Answer - False

Its the main reason I will not C&C a Striker Fired Firearm..

The striker (or hammer) on a striker fired semi-automatic handgun is hidden inside the frame and slide and thus totally protected from snagging.

Answer - False.

You have totally failed this test. You need to go to the range and redo your homework by shooting handguns. ;-)

Airbrush Artist
March 22, 2013, 02:07 PM
accidental discharge

ljnowell
March 22, 2013, 02:21 PM
I guess if you cant trust yourself to keep your finger off the trigger during a reholster then you have something to worry about.

WC145
March 22, 2013, 05:37 PM
I'm very Good at Trust Safety and Respondsibity in everything I do,I'm respondsible every day for 100's of other people's Children,Its just that You got to work always at being safer,I'm Glad You got that down Pat jnowell,Hopefully someday I can be perfect as You...
Wow. Reading your posts makes me concerned for the 100's of other people's Children that you are respondsible for.

As far as your concern about a "cocking snag", I've never seen or heard of one. In my opinion you are making much ado about nothing. Of course, I've only been shooting and carrying for 40+ years, if it ever did happen I could have missed it.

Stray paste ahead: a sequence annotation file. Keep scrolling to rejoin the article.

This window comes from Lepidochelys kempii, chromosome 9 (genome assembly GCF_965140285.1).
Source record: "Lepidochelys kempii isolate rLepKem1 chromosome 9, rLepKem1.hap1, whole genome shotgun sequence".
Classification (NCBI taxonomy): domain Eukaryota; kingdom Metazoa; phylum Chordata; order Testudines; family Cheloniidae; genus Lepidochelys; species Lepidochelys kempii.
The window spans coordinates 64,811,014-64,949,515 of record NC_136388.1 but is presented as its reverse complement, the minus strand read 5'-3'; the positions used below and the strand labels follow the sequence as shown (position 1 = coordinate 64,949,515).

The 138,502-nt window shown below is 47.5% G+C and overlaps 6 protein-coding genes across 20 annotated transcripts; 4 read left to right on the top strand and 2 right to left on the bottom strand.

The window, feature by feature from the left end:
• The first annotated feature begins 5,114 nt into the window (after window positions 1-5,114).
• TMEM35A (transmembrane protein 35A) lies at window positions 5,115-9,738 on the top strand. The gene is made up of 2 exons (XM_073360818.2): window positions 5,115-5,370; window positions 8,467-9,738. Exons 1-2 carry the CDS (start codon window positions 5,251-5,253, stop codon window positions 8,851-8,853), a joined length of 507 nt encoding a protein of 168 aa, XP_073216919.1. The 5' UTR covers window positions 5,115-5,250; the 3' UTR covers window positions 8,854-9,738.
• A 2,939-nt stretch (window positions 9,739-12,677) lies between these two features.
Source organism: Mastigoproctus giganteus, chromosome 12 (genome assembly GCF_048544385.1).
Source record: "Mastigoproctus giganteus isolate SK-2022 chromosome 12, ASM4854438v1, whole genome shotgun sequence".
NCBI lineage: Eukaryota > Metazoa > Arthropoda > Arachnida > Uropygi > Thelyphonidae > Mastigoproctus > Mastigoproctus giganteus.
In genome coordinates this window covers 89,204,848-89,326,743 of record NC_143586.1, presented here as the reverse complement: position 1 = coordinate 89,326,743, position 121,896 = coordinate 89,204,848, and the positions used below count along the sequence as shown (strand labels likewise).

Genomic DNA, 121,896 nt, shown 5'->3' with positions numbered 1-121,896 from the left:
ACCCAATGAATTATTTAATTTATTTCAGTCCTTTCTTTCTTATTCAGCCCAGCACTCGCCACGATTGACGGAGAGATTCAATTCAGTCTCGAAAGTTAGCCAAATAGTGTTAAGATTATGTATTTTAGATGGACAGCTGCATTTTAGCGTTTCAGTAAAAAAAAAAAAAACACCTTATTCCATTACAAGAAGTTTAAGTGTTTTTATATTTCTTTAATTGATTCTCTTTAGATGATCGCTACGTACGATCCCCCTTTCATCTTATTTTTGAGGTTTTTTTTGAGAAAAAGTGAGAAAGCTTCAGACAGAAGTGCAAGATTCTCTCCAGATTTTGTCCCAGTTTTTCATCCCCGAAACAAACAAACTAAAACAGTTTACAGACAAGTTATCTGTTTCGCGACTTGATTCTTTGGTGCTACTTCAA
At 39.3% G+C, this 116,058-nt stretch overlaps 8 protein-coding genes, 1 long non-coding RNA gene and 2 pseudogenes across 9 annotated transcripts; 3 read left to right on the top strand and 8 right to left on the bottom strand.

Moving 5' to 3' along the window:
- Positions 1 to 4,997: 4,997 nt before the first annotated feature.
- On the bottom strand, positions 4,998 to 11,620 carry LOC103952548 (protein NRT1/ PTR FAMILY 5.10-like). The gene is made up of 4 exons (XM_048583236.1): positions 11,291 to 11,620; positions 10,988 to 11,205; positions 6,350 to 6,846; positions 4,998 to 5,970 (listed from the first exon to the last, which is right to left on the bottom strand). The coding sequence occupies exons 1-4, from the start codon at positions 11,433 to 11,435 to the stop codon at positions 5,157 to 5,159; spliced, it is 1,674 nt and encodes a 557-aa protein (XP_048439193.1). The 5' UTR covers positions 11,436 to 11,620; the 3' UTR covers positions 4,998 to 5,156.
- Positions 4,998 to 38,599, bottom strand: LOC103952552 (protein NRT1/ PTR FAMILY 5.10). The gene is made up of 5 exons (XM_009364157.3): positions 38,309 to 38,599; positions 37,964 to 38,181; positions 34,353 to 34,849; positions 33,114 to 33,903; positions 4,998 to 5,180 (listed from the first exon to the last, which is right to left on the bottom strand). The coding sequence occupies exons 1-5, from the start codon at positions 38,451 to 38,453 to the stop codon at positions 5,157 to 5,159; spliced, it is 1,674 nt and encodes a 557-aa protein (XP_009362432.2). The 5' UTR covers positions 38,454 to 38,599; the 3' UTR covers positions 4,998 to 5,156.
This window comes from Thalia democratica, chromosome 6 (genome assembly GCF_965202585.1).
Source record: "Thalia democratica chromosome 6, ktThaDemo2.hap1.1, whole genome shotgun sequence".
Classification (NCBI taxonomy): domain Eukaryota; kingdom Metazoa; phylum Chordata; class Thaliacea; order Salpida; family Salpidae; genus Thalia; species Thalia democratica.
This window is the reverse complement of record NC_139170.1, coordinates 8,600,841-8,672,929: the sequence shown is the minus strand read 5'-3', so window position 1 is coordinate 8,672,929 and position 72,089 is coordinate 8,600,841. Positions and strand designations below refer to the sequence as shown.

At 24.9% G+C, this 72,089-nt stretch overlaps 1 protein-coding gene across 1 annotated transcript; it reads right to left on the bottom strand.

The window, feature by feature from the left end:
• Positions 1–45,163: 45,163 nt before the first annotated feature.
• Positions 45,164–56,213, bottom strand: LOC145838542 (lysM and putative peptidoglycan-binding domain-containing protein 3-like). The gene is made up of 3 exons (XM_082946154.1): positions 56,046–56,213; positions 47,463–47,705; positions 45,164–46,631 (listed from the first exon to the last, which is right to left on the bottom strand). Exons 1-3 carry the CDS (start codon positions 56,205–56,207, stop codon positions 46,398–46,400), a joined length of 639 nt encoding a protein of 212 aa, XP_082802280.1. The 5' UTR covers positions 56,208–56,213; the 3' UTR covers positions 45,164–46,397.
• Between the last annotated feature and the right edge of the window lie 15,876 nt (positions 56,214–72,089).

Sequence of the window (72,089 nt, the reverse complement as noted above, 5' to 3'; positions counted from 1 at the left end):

beag_nut
March 22, 2013, 05:45 PM
What WC145 said, except add 10 more years.

Mayvik
March 22, 2013, 05:49 PM
I never understand all these problems with reholstering.

Remove from holster: faster is better

Put back in holster: What's the hurry? Pay attention to what you're doing and you shouldn't have any issues...

Airbrush Artist
March 22, 2013, 06:04 PM
Its always so refreshing when you come on here to get some thoughts and Ideas and More Importantly to Learn all you can about Firearm safety,Everything has changed so very much since the years I put Firearms and shooting on The back Burners as a Hobby and Lifestyle,I'm mainly come here to read and ask like so many others especially new people,I read from a great amount of Folks on here about the need to Bring More People into the Fold but there is more than a quantity of Judgemental insulting people Thats for sure...That put a Damper on The opportunity to learn

Robert
March 22, 2013, 06:23 PM
Be civil and High Road or this will be shut down.